Initiative 695 offers a chance to change the way the state is governed with a social experiment of sorts that gives citizens far more control over state and local tax policies, and more cash in their pockets.
But at what cost? And is it worth it?
Debate about the initiative has raged across the state for the past five months in an otherwise quiet election season. With just nine days to go until the Nov. 2 election, the crossfire is intensifying.
The initiative has split the Republican Party, rattled the establishment and triggered unusual threats from big campaign contributors who fear its consequences. It's also revived anti-tax sentiment in the state and shined a spotlight on a widely hated car tax that has been around since the Great Depression.
Here are some answers to commonly asked questions about I-695:
The car tax
Q: What would Initiative 695 do?
A: It would abolish the state's car tax and replace it with a flat $30 annual fee. It also would require voter approval of all future tax or fee increases by state or local government. The law would go into effect Jan. 1.
Q: How much money is collected from the car tax now?
A: The state collects about $750 million a year from car taxes on about 5.5 million vehicles, including passenger cars, trucks, trailers, motor homes, motorcycles and campers. Boats would not be affected by I-695.
In addition to the car tax, there are licensing fees that generate about $165 million a year. I-695 would eliminate both the fees and the tax and replace them with a flat $30 fee.
Q: How much do Washington vehicle owners pay in car taxes now?
A: It depends on the year and the model. The state estimates the value of the vehicle and bills owners at 2.2 percent of that estimated value on an annual basis. The rate is 2.5 percent in portions of King, Snohomish and Pierce counties, as approved by voters in 1996 to help finance a new light-rail system and expanded bus service in the Puget Sound region.
The average vehicle owner in Washington pays $143 a year per vehicle.
Q: Are the estimated values calculated with the Kelley Blue Book?
A: No. The state uses a formula that assumes the value of a new car is its manufacturer's suggested retail price. The estimated value falls to 95 percent of the original sticker price the next year, and continues to decrease until the car is 13 years old when the owner pays a tax based on 10 percent of the sticker price.
Q: Does the state's tax system reflect the true market value of vehicles?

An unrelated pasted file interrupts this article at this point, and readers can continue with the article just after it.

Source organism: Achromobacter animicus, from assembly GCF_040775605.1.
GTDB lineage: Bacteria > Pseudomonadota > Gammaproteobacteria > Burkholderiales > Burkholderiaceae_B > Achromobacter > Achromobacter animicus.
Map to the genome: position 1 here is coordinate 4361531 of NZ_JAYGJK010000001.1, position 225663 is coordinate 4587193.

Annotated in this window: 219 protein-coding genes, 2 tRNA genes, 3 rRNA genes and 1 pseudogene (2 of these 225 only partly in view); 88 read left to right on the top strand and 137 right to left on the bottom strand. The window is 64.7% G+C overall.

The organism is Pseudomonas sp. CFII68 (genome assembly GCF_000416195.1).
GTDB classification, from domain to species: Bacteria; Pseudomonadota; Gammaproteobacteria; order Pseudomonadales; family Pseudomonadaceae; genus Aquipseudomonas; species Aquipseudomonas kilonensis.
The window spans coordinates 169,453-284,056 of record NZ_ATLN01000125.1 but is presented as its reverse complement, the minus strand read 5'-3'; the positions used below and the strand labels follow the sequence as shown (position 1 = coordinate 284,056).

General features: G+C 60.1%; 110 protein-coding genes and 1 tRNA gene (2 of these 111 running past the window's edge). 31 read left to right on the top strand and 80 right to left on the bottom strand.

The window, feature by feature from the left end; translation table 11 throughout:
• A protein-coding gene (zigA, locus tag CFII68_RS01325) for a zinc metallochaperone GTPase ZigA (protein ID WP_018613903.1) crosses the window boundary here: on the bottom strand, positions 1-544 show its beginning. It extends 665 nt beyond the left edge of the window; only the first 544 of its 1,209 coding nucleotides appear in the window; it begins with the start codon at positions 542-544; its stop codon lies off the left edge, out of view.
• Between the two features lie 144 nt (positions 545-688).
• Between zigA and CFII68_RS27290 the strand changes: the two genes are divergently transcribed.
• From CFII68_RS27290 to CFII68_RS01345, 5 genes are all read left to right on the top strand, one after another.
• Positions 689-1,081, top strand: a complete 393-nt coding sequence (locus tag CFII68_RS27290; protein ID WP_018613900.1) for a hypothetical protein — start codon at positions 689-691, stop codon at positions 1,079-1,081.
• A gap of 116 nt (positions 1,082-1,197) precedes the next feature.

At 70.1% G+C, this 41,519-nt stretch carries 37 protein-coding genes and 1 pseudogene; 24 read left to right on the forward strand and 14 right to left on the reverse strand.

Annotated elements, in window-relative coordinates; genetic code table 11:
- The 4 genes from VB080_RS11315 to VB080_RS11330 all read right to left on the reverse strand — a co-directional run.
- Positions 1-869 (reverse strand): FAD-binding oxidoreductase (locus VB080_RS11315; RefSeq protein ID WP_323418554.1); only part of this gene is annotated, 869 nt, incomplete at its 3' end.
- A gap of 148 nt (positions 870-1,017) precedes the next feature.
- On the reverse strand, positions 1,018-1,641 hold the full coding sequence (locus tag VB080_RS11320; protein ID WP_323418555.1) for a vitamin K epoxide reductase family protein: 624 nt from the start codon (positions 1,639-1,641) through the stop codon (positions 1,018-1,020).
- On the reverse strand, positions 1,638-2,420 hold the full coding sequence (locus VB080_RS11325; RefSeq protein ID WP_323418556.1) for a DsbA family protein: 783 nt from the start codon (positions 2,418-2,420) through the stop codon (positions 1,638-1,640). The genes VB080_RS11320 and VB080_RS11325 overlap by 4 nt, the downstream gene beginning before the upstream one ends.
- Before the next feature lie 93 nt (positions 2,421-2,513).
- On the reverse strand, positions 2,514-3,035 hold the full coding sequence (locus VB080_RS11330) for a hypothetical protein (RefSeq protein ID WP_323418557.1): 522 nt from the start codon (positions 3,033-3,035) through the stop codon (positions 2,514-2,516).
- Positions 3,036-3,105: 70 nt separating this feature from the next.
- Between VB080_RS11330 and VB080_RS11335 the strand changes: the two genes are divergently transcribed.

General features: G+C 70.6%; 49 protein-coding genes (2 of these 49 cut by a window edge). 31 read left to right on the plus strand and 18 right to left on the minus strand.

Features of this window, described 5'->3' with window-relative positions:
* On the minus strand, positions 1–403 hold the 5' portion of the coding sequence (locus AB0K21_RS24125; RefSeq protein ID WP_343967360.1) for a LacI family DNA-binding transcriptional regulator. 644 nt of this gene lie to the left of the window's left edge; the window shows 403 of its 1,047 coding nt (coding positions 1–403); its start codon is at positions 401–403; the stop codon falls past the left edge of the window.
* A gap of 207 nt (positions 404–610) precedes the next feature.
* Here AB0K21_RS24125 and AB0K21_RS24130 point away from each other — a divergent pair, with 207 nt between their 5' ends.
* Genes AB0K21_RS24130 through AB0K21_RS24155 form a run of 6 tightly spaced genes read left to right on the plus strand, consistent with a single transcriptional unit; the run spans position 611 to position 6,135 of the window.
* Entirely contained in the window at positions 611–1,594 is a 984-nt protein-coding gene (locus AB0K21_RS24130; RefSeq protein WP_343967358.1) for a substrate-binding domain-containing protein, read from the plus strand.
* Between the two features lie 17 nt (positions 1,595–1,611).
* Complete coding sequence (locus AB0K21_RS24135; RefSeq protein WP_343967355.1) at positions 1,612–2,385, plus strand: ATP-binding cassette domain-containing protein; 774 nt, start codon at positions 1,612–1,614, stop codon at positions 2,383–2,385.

A: Not for many newer cars and vehicles that depreciate quickly. Most new cars don't sell at their sticker prices, and most lose value faster than the state estimates. As a result, many taxpayers pay taxes based on inflated values.
For example, a 1998 Suzuki Sidekick JS Convertible is worth 54 percent of its original sticker price, according to the Blue Book estimate. But the state is taxing it this year as if it were worth 95 percent of that sticker price.
Or, consider a 1994 Buick Skylark. The state taxes it at 65 percent of its original sticker price. The Blue Book says it's worth about half that much.
Under I-695, the owner of any vehicle - regardless of its age or value - would pay $30 every year to get license tabs renewed.
Q: Where did the motor vehicle excise tax come from?
A: The MVET, or car tax, as it is commonly known, was created by the Legislature in 1937. Lawmakers replaced a property tax on cars and trucks to generate more money for public schools.
Over the years, the car tax revenues have been steered away from education, toward transportation and other state and local programs and services.
In 1990, legislators tweaked the way the tax was calculated to make it more lucrative. Since then, the state has been collecting more than double the revenue. The car tax is now the state's fourth biggest stream of tax revenue, pulling in about $750 million a year.
Q: Where does the money go?
A: About half of it is doled out by the state and sprinkled throughout county and city governments to pay for specific police, fire and health services. Primarily, it's used to finance mass-transit agencies, such as King County's Metro.
The other half gets divided among state agencies. The money buys ferryboats, supports local economic-development projects, helps finance the state Department of Transportation, the air-pollution-control office and more.